The full findings of the study were presented at the Institute of Electrical and Electronics Engineers (IEEE) Aerospace Conference, which is being held virtually from March 6–13, 2021. 

WHO HAS BEEN TO THE MOON?

In total twelve people have walked on the moon.

1 + 2. Apollo 11 – July 21, 1969

Neil Armstrong made history by becoming the first person to set foot on the moon.  

Edwin ‘Buzz’ Aldrin followed Neil Armstrong on to the surface of the moon.  His popular nickname gave itself to the animated characte Buzz Lightyear. 

3 + 4. Apollo 12 – November 19 and 20, 1969

Pete Conrad and Alan Bean were the moon walkers on the Apollo 12 mission. 

The Apollo 12 crew experienced two lightning strikes just after their Saturn V rocket launched.

5 + 6. Apollo 14 – February 5, 1971 

Alan Shepard and Edgar Mitchell who were part of the Apollo 14 mission. They launched on January 31, 1971, and landed in the Fra Mauro region of the moon, the original destination for Apollo 13.

7 + 8. Apollo 15 – July 31, 1971

David Scott and James Irwin landed on the moon and stayed for three days, until August 2nd.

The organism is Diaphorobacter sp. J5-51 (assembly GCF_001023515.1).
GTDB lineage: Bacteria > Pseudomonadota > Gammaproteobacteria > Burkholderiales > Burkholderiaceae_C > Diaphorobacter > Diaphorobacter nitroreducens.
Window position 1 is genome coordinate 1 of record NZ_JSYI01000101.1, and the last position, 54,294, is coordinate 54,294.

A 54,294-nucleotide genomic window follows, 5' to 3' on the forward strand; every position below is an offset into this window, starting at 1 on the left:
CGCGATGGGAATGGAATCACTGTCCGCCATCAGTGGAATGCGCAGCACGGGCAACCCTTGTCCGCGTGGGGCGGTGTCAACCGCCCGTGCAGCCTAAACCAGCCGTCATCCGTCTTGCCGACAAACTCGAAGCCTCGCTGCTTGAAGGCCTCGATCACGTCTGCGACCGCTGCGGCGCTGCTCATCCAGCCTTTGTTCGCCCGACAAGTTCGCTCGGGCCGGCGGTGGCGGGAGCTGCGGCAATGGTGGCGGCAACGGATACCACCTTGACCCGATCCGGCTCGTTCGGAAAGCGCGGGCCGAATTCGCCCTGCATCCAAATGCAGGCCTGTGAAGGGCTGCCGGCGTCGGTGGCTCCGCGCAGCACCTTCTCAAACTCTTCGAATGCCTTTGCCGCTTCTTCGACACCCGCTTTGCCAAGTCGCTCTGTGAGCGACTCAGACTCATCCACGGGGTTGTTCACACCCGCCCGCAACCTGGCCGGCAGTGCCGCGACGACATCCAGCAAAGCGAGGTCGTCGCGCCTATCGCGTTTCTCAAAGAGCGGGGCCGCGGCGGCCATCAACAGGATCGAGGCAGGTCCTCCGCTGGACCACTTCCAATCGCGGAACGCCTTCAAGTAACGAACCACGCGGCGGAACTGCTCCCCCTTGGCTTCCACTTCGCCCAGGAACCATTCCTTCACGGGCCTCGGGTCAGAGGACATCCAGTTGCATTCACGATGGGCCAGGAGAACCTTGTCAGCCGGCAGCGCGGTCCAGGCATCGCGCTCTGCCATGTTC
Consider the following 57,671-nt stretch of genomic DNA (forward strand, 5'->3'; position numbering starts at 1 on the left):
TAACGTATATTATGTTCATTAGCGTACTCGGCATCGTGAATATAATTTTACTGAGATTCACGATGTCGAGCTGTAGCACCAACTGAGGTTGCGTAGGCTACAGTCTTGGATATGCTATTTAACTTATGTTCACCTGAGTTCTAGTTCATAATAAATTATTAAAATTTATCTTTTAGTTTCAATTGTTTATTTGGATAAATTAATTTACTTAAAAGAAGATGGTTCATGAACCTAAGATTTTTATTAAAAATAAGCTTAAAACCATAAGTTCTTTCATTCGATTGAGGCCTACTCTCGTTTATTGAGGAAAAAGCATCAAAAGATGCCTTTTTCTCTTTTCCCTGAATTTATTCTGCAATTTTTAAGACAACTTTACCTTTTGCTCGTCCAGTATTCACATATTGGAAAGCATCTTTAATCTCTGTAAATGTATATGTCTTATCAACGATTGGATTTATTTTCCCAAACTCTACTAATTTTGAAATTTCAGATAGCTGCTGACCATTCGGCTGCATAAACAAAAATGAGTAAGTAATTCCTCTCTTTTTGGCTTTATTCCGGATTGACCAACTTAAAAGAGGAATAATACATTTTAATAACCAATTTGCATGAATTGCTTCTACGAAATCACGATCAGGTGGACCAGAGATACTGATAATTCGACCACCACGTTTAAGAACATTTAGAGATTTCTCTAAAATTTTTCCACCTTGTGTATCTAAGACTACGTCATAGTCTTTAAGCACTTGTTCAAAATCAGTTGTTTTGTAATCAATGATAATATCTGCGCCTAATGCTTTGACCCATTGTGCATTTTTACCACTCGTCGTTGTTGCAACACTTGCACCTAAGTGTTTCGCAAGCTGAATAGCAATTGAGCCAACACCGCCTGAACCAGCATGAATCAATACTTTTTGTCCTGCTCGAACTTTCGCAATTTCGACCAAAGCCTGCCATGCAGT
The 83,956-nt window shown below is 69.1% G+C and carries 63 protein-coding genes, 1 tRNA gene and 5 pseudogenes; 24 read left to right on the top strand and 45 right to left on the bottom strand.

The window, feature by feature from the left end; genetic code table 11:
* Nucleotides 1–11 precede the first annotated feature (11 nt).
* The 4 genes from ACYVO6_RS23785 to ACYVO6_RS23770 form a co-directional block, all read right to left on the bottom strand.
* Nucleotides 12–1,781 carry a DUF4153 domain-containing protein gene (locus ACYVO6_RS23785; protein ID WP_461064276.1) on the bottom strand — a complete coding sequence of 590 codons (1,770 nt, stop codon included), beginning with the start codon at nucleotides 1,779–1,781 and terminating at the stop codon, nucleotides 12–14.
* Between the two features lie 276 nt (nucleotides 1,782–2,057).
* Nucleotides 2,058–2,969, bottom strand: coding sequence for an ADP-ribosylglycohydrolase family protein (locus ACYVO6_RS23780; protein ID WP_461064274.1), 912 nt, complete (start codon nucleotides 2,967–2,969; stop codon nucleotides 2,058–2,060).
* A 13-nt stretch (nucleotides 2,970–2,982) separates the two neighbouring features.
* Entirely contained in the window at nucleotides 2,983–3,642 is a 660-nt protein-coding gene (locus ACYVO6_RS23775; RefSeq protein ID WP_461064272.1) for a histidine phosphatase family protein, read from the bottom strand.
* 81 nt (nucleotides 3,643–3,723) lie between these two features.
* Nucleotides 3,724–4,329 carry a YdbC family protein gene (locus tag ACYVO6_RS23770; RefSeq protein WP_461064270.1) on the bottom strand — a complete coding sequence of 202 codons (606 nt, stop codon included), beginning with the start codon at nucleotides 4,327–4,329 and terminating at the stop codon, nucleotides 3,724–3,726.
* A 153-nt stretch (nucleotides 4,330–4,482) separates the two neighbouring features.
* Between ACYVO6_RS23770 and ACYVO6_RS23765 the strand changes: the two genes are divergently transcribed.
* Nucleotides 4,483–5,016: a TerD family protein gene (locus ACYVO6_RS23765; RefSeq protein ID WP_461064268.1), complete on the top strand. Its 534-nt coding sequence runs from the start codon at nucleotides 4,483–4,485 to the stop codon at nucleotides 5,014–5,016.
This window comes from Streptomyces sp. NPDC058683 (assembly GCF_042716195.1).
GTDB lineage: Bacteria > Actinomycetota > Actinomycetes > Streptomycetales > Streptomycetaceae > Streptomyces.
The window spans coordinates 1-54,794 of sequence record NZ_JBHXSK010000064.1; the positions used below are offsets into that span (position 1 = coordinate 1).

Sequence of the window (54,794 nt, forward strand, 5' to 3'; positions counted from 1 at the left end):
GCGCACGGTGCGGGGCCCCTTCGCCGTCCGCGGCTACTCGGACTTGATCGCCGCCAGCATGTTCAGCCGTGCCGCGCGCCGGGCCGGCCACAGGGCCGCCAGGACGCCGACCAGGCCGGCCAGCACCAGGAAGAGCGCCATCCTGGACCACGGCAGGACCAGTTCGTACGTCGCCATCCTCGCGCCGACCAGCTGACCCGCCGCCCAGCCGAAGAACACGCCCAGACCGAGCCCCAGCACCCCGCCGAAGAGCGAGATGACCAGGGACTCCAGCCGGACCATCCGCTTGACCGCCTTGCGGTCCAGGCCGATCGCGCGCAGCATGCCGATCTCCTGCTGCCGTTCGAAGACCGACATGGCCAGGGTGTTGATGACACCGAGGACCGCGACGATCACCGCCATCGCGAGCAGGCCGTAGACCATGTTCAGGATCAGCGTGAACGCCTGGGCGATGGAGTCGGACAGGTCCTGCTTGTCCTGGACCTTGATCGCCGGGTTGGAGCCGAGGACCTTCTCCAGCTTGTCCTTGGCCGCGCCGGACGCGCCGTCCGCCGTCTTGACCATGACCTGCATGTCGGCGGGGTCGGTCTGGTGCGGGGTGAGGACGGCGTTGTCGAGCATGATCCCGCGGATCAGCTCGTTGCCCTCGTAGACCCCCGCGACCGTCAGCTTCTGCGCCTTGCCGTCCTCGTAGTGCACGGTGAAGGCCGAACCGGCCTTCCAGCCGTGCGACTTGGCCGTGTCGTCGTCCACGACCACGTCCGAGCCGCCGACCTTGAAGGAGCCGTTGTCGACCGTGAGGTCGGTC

9 + 10. Apollo 16 – April 21 1972

John Young and Charles Duke were the next men to walk on the moon. When the crew reached lunar orbit, the mission almost had to be aborted because of a problem with Command/Service Module’s main engine.

11 + 12. Apollo  17 – December 11, 1972

The final people to walk on the moon were Eugene (Gene) Cernan and Harrison (Jack) Schmitt. 

Before he left the moon, Cernan scratched the initials of his daughter Tracy into the lunar regolith. Since the moon does not experience weather conditions like wind or rain to erode anything away, her initials should stay there for a very long time. 

All the men who have been to the moon

All the men who have been to the moon